For US nationals, travel to Cuba is regulated by the Office of Foreign Assets Control (OFAC) of the U.S. Department of the Treasury. Travel for tourism purposes is currently prohibited, but you can obtain a license from the Treasury Department if your travel falls into one of 12 categories. Visit the Treasury website for the latest information.

Your passport must be valid for at least six months prior to arrival in Cuba. It is your own responsibility to ensure that you are in possession of valid and correct travel documentation.

Insider Tip: Wifi in Cuba is spotty at best, and it’s expensive. Some hotels have it, and there are public squares that offer wifi, but you will need to purchase a card from ETECSA or from a hotel that has accessibility.


There are no particular requirements for Cuba, but make sure all routine vaccinations are up to date (MMR, polio, tetanus, etc.). Hepatitis A and Typhoid are recommended, and Zika is currently a risk in Cuba. Check the latest information about Zika warnings. We recommend all vaccines be completed at least six weeks prior to travel.

Servimed is a separate health system in Cuba for travelers which should always be used unless emergent situations prevent it. Be prepared to pay cash prior to any medical treatment, and familiarize yourself with your travel insurance process for making reimbursement claims.


The safety of our clients is of the utmost importance to us, and our local experts are always well-informed about the current situation in Cuba. For up-to-date information about safety, security and travel warnings, please refer to the US State Department, UK Foreign Travel Advice, or your local government resource.

Insider Tip: Because corruption is a serious offense in Cuba, police are generally friendly, helpful and safe to approach if you have a problem.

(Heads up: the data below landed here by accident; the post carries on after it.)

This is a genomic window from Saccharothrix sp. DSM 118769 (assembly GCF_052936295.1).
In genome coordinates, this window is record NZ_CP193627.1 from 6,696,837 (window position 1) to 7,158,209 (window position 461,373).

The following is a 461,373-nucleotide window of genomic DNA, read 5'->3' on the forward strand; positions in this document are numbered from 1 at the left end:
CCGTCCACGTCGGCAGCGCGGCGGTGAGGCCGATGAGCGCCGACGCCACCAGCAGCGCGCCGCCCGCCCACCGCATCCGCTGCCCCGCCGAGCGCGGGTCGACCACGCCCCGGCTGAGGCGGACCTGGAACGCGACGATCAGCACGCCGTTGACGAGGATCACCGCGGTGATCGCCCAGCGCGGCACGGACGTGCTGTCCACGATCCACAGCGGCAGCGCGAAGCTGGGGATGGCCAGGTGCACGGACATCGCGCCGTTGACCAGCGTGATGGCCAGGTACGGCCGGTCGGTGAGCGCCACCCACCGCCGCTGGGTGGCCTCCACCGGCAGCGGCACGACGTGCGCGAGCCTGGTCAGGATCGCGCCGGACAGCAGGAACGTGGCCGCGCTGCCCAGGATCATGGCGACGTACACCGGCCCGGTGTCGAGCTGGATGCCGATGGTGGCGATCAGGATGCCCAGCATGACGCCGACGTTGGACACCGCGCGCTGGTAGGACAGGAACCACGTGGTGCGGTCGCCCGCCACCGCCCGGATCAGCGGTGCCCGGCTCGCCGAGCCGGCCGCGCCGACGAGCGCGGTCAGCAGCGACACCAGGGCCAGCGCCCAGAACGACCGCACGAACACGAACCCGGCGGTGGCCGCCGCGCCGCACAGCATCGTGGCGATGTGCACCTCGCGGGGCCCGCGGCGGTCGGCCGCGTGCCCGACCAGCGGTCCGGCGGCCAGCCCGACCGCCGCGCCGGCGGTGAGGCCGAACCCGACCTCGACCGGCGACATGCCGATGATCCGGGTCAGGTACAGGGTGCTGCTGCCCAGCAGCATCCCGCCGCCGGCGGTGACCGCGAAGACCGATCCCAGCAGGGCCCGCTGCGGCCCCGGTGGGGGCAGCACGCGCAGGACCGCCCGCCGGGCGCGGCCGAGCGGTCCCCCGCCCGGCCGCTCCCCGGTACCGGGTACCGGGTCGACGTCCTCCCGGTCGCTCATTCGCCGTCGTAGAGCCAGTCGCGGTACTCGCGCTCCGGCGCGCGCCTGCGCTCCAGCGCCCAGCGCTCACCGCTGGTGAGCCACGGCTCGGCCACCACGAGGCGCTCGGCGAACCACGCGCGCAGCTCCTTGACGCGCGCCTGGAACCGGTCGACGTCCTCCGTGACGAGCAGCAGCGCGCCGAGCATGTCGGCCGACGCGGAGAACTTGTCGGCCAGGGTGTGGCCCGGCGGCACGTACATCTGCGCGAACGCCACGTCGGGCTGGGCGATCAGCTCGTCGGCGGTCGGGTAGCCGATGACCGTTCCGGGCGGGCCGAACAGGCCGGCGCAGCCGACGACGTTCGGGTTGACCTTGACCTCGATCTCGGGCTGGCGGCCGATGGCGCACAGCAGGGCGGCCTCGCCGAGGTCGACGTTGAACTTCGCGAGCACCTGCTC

110V/60Hz is standard, but many tourist hotels use 220V

Most sockets use the US-style two-pronged (Type A), three-pronged (Type B) or the European two-pronged (Type C) plugs. The less common three-pronged (Type L) plug may also be found, although hotels often have outlets that accept both Type A and Type C.


At Better Places Travel, you book your own international flights. Your travel expert will gladly advise you on the best option. Read here for more information and tips.

When to go

With a warm and humid Caribbean climate, December-March is high tourist season in Cuba, offering drier and more temperate weather. May-October is the rainy season with September and October as the peak time for hurricanes. Crowds and prices are at their highest around Christmas and New Year.

Insider Tip: Cuban hotels can fill up very quickly during high season, so be sure to book far in advance. Private rooms through Airbnb or other bookers are becoming increasingly prevalent, and are great alternatives to government-run hotels.


The national language is Spanish. Here are some useful words to learn:

Hello = Hola
Goodbye = Adios (formal)
Please = Por favor
Thank you = Gracias
Excuse Me = Perdón

Insider Tip: The common Spanish phrase Cómo no (of course) is Cómo que no in Cuban Spanish.


Like many other Caribbean nations, Cuba is a mix of European and African influences. Cubans are not self-conscious about moving their bodies on the dance floor, and salsa clubs are a great place to experience this form of self-expression.

Cubans are very reslilent, having to put up with constant food shortages, electricity blackouts and limited access to international media or entertainment. While typically warm, open and welcoming, politics is generally a taboo topic, especially if there are any negative overtones toward the government. The process of queueing can be confusing at first. There is an order, but often no organized line (people may leave and come back). When approaching what appears to be a queue, ask, “El ultimo?” which means “Who is last?” and you’ll soon know the person ahead of you in line.

State-Run vs. Privately-Run Restaurants and Accommodations